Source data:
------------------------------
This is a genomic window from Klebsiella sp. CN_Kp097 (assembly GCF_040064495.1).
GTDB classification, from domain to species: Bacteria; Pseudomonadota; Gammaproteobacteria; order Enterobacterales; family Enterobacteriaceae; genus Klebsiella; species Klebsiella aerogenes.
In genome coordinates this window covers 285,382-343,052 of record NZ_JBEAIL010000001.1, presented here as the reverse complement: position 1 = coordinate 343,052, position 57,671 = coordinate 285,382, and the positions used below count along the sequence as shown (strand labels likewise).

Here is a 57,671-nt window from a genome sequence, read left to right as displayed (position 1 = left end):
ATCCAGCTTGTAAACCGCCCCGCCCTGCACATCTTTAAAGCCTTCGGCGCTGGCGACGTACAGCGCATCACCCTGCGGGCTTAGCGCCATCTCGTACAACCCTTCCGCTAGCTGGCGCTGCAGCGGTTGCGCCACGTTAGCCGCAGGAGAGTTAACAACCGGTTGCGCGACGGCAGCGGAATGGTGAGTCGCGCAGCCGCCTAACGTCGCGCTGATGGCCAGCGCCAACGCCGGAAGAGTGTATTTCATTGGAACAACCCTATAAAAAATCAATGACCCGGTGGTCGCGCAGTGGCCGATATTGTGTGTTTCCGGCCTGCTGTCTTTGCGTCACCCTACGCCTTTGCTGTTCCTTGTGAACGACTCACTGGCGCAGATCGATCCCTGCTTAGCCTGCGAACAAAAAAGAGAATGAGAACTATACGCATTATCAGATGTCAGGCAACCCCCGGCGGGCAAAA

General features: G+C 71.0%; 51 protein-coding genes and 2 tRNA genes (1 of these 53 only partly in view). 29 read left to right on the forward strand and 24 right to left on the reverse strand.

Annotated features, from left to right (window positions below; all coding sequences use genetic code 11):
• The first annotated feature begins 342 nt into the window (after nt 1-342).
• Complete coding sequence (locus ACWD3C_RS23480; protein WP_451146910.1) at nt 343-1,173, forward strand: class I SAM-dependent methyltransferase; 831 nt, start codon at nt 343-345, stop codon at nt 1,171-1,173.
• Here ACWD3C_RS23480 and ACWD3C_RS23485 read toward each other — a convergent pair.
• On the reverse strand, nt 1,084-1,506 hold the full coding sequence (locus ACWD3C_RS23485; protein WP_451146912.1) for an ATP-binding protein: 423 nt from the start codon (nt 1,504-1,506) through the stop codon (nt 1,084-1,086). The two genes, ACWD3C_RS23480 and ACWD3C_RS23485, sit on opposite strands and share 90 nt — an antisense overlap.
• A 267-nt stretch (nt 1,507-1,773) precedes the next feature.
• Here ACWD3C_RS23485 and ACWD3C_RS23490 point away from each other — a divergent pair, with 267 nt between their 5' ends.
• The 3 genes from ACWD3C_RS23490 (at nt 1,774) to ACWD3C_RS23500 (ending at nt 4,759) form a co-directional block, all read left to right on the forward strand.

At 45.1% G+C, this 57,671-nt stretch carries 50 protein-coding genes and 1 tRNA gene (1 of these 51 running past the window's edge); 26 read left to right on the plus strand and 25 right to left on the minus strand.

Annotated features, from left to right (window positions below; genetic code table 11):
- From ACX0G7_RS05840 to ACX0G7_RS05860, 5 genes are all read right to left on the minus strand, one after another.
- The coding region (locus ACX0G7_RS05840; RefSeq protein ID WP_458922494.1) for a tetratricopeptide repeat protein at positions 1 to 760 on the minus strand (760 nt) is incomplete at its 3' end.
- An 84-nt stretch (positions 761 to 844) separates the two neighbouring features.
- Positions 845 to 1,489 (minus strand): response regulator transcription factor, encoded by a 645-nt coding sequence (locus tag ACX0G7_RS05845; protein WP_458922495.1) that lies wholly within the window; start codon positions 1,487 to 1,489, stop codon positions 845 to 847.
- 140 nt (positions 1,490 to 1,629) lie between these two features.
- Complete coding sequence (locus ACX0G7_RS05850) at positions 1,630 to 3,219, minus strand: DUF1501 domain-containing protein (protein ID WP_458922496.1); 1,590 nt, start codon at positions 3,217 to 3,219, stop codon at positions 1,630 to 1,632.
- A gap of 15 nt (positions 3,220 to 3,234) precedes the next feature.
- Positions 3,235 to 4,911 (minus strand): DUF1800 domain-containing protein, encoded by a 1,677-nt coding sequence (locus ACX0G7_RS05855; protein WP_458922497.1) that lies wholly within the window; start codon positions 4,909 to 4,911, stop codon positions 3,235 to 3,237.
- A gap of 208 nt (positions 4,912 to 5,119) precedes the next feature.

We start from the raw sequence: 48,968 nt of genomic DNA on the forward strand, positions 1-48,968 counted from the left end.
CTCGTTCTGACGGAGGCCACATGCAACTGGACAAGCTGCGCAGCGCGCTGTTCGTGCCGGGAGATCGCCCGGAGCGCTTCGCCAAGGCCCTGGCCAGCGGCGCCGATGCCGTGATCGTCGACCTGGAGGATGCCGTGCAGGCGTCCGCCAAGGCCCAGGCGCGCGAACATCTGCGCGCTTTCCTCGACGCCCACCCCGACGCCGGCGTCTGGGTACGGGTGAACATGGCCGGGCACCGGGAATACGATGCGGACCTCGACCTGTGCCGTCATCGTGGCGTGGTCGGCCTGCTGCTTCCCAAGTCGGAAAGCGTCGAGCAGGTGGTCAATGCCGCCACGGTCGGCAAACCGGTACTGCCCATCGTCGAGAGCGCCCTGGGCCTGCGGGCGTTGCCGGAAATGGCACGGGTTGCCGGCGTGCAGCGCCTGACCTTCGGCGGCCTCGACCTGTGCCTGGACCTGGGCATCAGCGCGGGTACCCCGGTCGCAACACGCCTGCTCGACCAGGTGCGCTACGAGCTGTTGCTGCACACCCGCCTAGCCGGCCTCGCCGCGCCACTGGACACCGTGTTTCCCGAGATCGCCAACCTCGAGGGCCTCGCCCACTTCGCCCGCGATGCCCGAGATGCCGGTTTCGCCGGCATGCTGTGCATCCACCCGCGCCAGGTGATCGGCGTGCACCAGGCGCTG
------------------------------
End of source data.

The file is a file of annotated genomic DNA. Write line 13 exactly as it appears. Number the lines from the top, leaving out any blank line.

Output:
• Here ACWD3C_RS23485 and ACWD3C_RS23490 point away from each other — a divergent pair, with 267 nt between their 5' ends.